The fate of the Income Tax Amendment Bill will be decided today.
Opposition support or not, Government will be taking the vote on the bill at this afternoon’s session of Parliament.
“We’ll put it to the vote and see if the Opposition acts in the public interest,” acting Attorney General Fitzgerald Hinds said during yesterday’s post-Cabinet press briefing at the Diplomatic Centre, St Ann’s.
Hinds and Communication Minister Stuart Young slammed the Opposition for lack of response on the bill as the deadline for passage approaches at month-end. They warned that if it wasn’t passed, the United National Congress would be known for “crashing the banking system.”
The bill, which is needed for the exchange of taxpayers’ information in Global Forum tax evasion processes, requires Opposition support for passage. Government says local banks will lose correspondent banking links overseas if it isn’t passed— and two banks have already lost this.
After the ITA bill was discussed earlier this year in a Joint Select Committee— with the Double Taxation and Mutual Administrative Assistance in Tax Matters bills and others— Government only took the ITA bill to Parliament for passage. The administration said it was assured that this alone was necessary for T&T to comply with Global Forum procedures. They said the other bills were long.
But the Opposition insisted on adding a clause to the ITA Bill allowing judicial supervision when taxpayers’ information is made available to police probing fraud and other matters. Finance Minister Colm Imbert recently sent correspondence saying this and other amendments would be done.
On Wednesday, Opposition Leader Kamla Persad-Bissessar, saying they would respond on Imbert’s proposals, called for a return to the JSC to examine all the bills in the package. She said the ITA bill was flawed, maintaining that alone wasn’t enough for Global Forum compliance.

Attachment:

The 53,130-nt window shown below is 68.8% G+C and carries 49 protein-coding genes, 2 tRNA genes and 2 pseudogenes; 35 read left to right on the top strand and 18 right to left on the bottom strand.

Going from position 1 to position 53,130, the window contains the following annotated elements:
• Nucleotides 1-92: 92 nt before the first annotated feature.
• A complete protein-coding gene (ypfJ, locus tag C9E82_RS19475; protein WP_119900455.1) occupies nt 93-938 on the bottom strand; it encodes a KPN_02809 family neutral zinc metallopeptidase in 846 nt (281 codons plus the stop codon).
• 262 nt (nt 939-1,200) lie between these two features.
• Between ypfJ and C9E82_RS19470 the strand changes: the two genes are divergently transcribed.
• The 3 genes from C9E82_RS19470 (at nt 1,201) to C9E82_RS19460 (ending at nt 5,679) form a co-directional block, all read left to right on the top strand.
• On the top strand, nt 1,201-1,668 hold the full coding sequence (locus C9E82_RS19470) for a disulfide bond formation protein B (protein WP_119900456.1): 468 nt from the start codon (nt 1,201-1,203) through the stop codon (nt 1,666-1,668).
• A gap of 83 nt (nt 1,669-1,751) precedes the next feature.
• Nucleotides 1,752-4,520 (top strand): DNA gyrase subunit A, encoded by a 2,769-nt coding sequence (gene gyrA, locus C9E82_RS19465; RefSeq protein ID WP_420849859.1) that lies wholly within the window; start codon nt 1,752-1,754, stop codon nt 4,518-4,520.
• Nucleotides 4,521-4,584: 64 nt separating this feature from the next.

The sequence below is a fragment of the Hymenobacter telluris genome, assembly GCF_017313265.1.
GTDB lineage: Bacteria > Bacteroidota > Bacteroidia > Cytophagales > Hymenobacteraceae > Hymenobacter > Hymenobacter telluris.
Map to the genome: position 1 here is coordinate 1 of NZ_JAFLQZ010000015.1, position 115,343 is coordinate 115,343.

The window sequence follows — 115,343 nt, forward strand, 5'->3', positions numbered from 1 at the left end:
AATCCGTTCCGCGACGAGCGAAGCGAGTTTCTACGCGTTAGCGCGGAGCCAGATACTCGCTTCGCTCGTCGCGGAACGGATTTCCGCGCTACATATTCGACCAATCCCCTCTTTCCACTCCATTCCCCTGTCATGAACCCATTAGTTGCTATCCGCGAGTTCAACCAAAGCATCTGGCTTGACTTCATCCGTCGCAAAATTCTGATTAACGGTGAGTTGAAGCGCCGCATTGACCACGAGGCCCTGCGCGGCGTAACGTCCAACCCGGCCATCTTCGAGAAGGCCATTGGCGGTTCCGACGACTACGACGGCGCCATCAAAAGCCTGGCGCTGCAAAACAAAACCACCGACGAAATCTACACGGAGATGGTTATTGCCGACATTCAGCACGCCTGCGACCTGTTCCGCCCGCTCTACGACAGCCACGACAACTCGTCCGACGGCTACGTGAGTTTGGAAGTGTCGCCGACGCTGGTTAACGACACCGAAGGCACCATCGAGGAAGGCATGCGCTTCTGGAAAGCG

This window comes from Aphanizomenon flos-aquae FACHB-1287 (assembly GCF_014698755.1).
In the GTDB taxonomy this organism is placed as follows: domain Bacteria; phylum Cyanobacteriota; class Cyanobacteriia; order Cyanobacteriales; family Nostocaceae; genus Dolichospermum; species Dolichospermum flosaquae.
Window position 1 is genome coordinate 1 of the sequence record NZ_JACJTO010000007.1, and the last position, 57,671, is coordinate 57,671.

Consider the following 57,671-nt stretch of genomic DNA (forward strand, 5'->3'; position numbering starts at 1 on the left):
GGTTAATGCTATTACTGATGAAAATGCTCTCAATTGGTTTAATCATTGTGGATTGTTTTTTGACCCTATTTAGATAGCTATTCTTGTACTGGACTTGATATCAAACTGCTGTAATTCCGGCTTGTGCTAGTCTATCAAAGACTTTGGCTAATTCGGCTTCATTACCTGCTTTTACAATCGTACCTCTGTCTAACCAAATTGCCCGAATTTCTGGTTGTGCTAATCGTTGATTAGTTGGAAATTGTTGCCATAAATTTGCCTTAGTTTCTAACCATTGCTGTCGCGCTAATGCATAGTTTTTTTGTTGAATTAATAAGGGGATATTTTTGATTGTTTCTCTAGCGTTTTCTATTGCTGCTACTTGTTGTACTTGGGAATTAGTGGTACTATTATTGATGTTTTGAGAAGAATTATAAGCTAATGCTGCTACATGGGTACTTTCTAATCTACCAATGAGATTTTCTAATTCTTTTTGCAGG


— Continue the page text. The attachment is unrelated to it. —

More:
Yesterday, Hinds said Imbert sent Persad-Bissessar a second letter stressing the importance of passing the bill and the dangers of failure. Hinds said Imbert got no response and Persad-Bissessar “wasn’t taking calls.”
He said all JSC members had agreed the ITA Bill alone would be done. In committee stage, he said, the Opposition kept finding reasons not to support it. He wondered what were the Opposition “fears.” He noted the Prime Minister’s recent statements about matters being investigated by law enforcement, but said any Opposition amendment can be made in today’s committee deliberations and Government’s 23 votes will then be put towards passing the bill.
Young noted Bankers’ Association concern that two of its members had already lost correspondent banking with others overseas. He said he didn’t know who the two banks were, but said non-pasasge of the bill would affect people who needed funds to do business, pay medical bills overseas, send children to school or shop online.
However, UNC officials yesterday cited last month’s council for the European report which stated T&T “has not signed and ratified the OECD Multilateral Convention on Mutual Administrative Assistance in Tax Matters as amended, has a harmful preferential tax regime and did not commit to addressing these issues by December 31, 2018. Trinidad and Tobago’s commitment to comply with criteria 1.1 and 1.2 will be monitored.”